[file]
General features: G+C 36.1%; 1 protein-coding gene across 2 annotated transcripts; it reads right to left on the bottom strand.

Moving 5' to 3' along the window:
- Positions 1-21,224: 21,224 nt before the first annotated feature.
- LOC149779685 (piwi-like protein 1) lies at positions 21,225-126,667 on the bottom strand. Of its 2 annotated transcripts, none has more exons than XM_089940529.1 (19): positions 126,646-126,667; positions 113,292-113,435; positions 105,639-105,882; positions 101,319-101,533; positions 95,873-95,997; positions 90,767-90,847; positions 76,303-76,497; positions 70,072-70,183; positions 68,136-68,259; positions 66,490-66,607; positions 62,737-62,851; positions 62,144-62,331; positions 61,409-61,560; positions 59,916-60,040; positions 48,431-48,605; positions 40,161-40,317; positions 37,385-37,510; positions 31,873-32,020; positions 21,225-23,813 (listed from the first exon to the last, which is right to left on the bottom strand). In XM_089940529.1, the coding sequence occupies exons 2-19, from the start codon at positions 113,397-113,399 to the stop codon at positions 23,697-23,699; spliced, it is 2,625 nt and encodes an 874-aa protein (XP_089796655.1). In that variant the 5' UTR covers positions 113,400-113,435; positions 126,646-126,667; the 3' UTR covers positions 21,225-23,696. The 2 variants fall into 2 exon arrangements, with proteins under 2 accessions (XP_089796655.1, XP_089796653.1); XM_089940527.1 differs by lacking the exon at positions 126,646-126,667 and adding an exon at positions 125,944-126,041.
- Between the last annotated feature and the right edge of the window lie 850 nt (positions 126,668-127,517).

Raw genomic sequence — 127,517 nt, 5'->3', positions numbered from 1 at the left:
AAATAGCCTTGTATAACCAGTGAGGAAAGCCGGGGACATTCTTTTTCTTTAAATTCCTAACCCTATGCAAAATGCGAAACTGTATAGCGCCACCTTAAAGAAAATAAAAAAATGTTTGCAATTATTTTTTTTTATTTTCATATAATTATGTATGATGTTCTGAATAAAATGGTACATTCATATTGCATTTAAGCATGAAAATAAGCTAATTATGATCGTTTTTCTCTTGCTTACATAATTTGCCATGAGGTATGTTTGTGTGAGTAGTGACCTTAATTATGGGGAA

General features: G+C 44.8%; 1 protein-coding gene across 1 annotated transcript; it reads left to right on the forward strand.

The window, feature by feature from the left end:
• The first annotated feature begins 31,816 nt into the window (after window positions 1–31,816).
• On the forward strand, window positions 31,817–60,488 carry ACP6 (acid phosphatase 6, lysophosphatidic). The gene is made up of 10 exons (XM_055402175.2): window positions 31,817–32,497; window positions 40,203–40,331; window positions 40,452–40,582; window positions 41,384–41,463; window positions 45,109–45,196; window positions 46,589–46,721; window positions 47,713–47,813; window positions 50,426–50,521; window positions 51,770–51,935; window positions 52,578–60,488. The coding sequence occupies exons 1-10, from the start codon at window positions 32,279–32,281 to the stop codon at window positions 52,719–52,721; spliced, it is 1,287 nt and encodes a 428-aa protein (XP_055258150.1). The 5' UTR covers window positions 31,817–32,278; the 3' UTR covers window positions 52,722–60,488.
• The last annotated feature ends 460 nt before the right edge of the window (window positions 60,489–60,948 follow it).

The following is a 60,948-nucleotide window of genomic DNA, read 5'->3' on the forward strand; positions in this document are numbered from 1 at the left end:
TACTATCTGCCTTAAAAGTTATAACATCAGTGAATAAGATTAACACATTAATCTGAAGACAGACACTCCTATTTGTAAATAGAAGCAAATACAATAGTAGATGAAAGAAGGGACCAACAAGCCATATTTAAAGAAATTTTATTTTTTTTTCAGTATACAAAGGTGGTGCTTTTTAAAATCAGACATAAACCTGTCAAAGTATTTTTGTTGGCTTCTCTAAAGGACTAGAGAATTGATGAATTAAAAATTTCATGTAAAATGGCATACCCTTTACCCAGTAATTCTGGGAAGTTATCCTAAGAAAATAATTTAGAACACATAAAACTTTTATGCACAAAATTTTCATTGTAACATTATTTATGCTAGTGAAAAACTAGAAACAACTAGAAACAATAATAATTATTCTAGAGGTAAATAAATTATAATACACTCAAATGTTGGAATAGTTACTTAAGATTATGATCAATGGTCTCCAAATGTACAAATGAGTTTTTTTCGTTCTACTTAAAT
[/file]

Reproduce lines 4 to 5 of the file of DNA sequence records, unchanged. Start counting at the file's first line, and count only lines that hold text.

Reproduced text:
- LOC149779685 (piwi-like protein 1) lies at positions 21,225-126,667 on the bottom strand. Of its 2 annotated transcripts, none has more exons than XM_089940529.1 (19): positions 126,646-126,667; positions 113,292-113,435; positions 105,639-105,882; positions 101,319-101,533; positions 95,873-95,997; positions 90,767-90,847; positions 76,303-76,497; positions 70,072-70,183; positions 68,136-68,259; positions 66,490-66,607; positions 62,737-62,851; positions 62,144-62,331; positions 61,409-61,560; positions 59,916-60,040; positions 48,431-48,605; positions 40,161-40,317; positions 37,385-37,510; positions 31,873-32,020; positions 21,225-23,813 (listed from the first exon to the last, which is right to left on the bottom strand). In XM_089940529.1, the coding sequence occupies exons 2-19, from the start codon at positions 113,397-113,399 to the stop codon at positions 23,697-23,699; spliced, it is 2,625 nt and encodes an 874-aa protein (XP_089796655.1). In that variant the 5' UTR covers positions 113,400-113,435; positions 126,646-126,667; the 3' UTR covers positions 21,225-23,696. The 2 variants fall into 2 exon arrangements, with proteins under 2 accessions (XP_089796655.1, XP_089796653.1); XM_089940527.1 differs by lacking the exon at positions 126,646-126,667 and adding an exon at positions 125,944-126,041.
- Between the last annotated feature and the right edge of the window lie 850 nt (positions 126,668-127,517).